5 Lessons About Financial Planning From Climbing Mt. Rainier (Part 1)

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Karl and the rest of the group climbing Mt. Rainier

Read this Periscope for some key financial planning lessons from summiting the highest mountain in the state of Washington a few weeks ago.

Halfway there, the summit is

Reaching the summit is only half the trip. The scarier was coming back down. We took the Kautz Route up the Nisqually Glacier, which is a long and steep snow-covered path. We reached our goal before noon on day 3, but we still had a dangerous descent down a steep icefall. Our guides roped us up and kept their calm.

In many ways, reaching retirement is like that summit. You work so hard to get there, but the journey is far from not over. And then, it can feel dangerous to reap the benefits of your hard work and live off your investments, especially when the stock market is as volatile as it is today. Our guides assured us that we were safe, they had been here before with other people, and we would make it down just fine. They were right, and the experience was great!

In financial planning, it’s the same story. Retirement planning is a lot easier with a professional guide, like anyone on the team we have here at A&I!

Physical health is increasingly important

As we age, our health becomes more and more important. I trained for months to be able to carry the heavy backpack and mountaineering equipment up the slopes. Five out of the seven people who started our journey were physically able to make it. No one got hurt, thank goodness, but two had to turn around.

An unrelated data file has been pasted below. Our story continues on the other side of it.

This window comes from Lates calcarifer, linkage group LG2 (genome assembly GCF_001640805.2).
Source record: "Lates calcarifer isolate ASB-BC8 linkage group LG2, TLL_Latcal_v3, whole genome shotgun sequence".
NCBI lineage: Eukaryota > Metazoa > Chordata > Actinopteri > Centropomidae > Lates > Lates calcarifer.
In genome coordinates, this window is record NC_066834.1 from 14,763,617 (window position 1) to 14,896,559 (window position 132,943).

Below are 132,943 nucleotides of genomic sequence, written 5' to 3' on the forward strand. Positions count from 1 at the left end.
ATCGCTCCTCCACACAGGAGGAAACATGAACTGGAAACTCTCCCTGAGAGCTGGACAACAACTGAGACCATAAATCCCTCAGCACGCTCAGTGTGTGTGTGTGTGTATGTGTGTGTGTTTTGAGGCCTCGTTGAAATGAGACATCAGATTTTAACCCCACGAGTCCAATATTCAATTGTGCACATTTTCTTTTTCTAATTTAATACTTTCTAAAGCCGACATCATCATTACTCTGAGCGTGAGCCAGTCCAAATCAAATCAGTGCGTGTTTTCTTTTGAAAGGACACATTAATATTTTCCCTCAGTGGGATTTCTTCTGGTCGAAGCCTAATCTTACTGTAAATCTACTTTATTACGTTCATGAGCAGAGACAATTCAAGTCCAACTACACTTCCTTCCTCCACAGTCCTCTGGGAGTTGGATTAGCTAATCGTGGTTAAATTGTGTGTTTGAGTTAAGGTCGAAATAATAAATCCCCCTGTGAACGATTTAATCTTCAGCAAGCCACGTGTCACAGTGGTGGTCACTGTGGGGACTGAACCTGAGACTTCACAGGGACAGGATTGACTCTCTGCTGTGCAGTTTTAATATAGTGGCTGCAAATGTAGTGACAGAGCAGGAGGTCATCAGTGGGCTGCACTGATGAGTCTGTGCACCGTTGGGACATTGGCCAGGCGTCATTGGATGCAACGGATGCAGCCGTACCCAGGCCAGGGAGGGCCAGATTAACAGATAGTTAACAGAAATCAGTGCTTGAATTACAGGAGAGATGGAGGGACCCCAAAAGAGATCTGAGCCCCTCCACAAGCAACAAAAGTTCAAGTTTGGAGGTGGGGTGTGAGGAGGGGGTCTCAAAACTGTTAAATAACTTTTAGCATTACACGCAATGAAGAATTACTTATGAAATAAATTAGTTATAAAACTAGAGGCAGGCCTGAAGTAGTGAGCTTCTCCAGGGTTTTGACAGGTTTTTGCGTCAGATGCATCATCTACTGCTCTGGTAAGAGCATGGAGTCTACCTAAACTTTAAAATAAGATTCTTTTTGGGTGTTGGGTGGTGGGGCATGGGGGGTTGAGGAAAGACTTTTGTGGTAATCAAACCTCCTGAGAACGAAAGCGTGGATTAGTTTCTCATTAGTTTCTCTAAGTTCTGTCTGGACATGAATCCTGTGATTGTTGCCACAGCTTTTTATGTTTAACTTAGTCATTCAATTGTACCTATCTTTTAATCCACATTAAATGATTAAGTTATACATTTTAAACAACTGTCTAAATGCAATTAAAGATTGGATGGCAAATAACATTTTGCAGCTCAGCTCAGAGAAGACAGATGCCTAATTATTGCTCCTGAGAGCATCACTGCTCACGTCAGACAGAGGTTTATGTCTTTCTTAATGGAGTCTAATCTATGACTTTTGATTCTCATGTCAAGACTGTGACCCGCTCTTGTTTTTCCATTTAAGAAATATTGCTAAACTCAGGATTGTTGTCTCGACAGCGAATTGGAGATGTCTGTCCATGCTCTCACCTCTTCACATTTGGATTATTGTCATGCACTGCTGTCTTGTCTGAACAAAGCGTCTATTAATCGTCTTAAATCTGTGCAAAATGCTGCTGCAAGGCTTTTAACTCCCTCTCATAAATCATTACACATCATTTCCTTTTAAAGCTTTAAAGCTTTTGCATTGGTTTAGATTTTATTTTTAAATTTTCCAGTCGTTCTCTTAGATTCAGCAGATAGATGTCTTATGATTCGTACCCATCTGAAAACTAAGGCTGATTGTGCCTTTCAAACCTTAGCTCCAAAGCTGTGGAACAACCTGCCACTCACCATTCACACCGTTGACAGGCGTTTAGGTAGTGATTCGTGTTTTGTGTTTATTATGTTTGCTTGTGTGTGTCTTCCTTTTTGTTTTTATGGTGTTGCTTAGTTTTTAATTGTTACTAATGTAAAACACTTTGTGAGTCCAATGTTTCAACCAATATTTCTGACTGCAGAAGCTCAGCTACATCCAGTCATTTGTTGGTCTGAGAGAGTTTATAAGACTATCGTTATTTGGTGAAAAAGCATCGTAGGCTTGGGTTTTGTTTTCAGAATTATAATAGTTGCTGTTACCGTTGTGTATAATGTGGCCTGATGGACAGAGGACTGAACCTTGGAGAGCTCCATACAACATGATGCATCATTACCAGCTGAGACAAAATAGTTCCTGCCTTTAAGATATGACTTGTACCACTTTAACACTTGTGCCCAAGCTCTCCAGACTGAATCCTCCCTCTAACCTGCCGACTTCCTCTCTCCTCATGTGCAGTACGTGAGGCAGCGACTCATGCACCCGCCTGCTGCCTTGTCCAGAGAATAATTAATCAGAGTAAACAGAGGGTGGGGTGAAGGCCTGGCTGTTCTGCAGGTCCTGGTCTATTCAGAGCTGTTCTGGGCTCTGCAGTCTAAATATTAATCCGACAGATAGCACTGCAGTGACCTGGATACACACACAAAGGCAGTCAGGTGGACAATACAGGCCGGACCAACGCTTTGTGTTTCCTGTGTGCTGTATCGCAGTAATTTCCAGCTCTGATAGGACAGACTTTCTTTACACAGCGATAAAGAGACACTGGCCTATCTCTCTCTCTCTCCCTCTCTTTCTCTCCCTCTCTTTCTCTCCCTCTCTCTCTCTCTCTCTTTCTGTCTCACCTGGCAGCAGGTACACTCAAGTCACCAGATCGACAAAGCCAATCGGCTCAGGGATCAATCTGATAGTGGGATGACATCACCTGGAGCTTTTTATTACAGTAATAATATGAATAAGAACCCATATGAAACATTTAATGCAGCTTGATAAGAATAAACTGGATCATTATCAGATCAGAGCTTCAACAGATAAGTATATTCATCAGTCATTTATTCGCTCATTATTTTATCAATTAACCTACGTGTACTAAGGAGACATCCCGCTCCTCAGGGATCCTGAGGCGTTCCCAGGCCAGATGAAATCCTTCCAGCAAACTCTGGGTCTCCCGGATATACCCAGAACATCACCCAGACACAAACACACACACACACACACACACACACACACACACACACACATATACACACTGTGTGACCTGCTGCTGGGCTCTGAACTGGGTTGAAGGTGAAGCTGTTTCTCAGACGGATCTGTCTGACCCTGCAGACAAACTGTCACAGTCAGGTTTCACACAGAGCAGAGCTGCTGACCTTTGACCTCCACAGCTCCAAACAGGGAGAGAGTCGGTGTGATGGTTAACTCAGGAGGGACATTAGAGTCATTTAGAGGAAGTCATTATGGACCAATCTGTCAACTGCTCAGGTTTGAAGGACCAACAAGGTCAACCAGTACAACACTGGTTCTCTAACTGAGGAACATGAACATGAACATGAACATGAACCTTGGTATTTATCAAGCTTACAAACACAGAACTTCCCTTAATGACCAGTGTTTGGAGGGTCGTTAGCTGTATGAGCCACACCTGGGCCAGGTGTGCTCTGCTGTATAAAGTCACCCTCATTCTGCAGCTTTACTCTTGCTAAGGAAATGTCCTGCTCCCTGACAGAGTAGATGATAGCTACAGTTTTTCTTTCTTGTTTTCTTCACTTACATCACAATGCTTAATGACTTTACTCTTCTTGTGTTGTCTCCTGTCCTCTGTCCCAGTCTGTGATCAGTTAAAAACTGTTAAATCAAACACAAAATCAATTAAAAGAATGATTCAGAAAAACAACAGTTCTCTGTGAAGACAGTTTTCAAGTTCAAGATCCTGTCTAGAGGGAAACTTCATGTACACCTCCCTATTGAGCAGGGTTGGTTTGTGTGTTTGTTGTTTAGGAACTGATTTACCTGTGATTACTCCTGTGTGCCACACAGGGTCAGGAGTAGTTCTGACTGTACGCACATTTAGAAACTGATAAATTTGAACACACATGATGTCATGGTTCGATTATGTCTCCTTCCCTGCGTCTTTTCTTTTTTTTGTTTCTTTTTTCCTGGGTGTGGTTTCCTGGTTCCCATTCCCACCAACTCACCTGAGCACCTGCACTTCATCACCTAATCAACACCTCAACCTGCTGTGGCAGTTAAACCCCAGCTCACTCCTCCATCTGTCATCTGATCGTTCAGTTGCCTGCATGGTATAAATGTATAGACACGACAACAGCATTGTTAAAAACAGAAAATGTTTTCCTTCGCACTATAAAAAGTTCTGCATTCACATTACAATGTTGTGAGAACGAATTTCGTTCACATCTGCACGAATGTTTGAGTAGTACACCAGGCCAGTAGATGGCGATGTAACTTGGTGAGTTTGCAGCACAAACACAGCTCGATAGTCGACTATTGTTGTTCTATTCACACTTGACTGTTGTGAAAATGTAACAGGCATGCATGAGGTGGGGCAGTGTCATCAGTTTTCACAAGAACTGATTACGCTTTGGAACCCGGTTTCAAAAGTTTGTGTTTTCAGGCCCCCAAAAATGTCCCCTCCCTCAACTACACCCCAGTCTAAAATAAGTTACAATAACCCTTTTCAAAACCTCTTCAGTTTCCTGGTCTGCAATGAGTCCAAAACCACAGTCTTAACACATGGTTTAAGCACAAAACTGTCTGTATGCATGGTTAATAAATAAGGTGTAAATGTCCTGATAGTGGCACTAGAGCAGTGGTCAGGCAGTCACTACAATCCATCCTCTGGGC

I was the second-oldest guy on the trip. The other man, a mere six months older than I, was a retired army ranger and still in great physical shape. We both agreed that it takes a lot of effort just to maintain, let alone improve, our physical shape as we age. Nothing changes with financial planning—maintaining health is critical to reaching our goals!

Mental health is just as important

On a long hike through the snow, we were separated by 30 feet of rope. This was five to ten feet longer than the widest crevasse. If any one of us fell into a glacier, the rest of us would still be on the surface to arrest his fall. No one fell except the guide, who was able to pull himself out on his own without us. We had a long time to think quietly, alone, whatever thoughts we had.

Similarly, when we reached camp, even after setting up a tent and eating, we had long days with lots of hours of sunlight ahead of us. This gave us even more time to think. If we had unpleasant thoughts, then we had only ourselves to blame. Mental health on the climb is crucial to success.

In financial planning, mental health is almost everything. We spend a lot of hours here at A&I discussing behavioral finance. We discuss acting on emotions and other expensive mistakes. And we invest in emotional markets, where behavioral factors provide investment opportunities that may take many years to manifest. Maintaining a positive mental attitude is critical to investing success.

Remember, pessimists sound smart, but optimists make money!

Continue to “Part 2” of climbing Mt. Rainier

About the author

Karl Frank, Certified Financial Planner ®, MSF, MBA, MA, is the President of A&I Financial Services LLC, a local business that specializes in wealth management, insurance planning, and retirement planning. Karl cares for business owners and the businesses that care for them. Learn More about Karl.